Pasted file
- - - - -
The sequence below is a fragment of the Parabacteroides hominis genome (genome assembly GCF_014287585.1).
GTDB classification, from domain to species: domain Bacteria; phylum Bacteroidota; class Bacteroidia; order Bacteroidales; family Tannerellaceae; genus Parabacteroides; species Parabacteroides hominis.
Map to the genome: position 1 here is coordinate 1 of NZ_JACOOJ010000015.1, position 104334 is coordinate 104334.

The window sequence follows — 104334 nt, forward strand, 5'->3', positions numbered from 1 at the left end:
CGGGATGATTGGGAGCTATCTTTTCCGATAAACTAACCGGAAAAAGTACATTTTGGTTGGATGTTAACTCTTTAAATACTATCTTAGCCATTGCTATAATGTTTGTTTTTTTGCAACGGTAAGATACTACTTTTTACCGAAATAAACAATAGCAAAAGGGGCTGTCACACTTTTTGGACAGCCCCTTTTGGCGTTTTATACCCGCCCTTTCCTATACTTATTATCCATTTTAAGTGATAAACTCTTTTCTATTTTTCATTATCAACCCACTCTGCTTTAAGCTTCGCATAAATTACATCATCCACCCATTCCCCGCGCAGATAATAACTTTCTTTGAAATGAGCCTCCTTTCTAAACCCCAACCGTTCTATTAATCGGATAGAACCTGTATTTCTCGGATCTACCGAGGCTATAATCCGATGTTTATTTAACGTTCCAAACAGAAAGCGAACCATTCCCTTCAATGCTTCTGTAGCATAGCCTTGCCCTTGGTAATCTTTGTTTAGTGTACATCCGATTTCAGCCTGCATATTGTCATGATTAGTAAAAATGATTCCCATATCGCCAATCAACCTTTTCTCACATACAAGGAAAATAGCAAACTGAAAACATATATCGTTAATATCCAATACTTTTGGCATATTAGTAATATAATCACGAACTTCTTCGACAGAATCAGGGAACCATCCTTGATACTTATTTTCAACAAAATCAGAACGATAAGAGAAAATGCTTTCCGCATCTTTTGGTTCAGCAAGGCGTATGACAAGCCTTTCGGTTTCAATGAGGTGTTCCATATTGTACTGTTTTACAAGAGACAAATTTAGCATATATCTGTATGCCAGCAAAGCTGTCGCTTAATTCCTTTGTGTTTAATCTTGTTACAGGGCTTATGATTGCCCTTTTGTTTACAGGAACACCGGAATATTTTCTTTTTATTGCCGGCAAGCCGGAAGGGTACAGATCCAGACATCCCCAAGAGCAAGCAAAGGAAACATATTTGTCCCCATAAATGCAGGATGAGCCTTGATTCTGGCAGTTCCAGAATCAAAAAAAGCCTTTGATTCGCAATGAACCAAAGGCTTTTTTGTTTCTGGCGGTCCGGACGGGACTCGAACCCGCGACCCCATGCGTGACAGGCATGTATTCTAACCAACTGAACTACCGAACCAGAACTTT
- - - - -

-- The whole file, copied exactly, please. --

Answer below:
The sequence below is a fragment of the Parabacteroides hominis genome (genome assembly GCF_014287585.1).
GTDB classification, from domain to species: domain Bacteria; phylum Bacteroidota; class Bacteroidia; order Bacteroidales; family Tannerellaceae; genus Parabacteroides; species Parabacteroides hominis.
Map to the genome: position 1 here is coordinate 1 of NZ_JACOOJ010000015.1, position 104334 is coordinate 104334.

The window sequence follows — 104334 nt, forward strand, 5'->3', positions numbered from 1 at the left end:
CGGGATGATTGGGAGCTATCTTTTCCGATAAACTAACCGGAAAAAGTACATTTTGGTTGGATGTTAACTCTTTAAATACTATCTTAGCCATTGCTATAATGTTTGTTTTTTTGCAACGGTAAGATACTACTTTTTACCGAAATAAACAATAGCAAAAGGGGCTGTCACACTTTTTGGACAGCCCCTTTTGGCGTTTTATACCCGCCCTTTCCTATACTTATTATCCATTTTAAGTGATAAACTCTTTTCTATTTTTCATTATCAACCCACTCTGCTTTAAGCTTCGCATAAATTACATCATCCACCCATTCCCCGCGCAGATAATAACTTTCTTTGAAATGAGCCTCCTTTCTAAACCCCAACCGTTCTATTAATCGGATAGAACCTGTATTTCTCGGATCTACCGAGGCTATAATCCGATGTTTATTTAACGTTCCAAACAGAAAGCGAACCATTCCCTTCAATGCTTCTGTAGCATAGCCTTGCCCTTGGTAATCTTTGTTTAGTGTACATCCGATTTCAGCCTGCATATTGTCATGATTAGTAAAAATGATTCCCATATCGCCAATCAACCTTTTCTCACATACAAGGAAAATAGCAAACTGAAAACATATATCGTTAATATCCAATACTTTTGGCATATTAGTAATATAATCACGAACTTCTTCGACAGAATCAGGGAACCATCCTTGATACTTATTTTCAACAAAATCAGAACGATAAGAGAAAATGCTTTCCGCATCTTTTGGTTCAGCAAGGCGTATGACAAGCCTTTCGGTTTCAATGAGGTGTTCCATATTGTACTGTTTTACAAGAGACAAATTTAGCATATATCTGTATGCCAGCAAAGCTGTCGCTTAATTCCTTTGTGTTTAATCTTGTTACAGGGCTTATGATTGCCCTTTTGTTTACAGGAACACCGGAATATTTTCTTTTTATTGCCGGCAAGCCGGAAGGGTACAGATCCAGACATCCCCAAGAGCAAGCAAAGGAAACATATTTGTCCCCATAAATGCAGGATGAGCCTTGATTCTGGCAGTTCCAGAATCAAAAAAAGCCTTTGATTCGCAATGAACCAAAGGCTTTTTTGTTTCTGGCGGTCCGGACGGGACTCGAACCCGCGACCCCATGCGTGACAGGCATGTATTCTAACCAACTGAACTACCGAACCAGAACTTT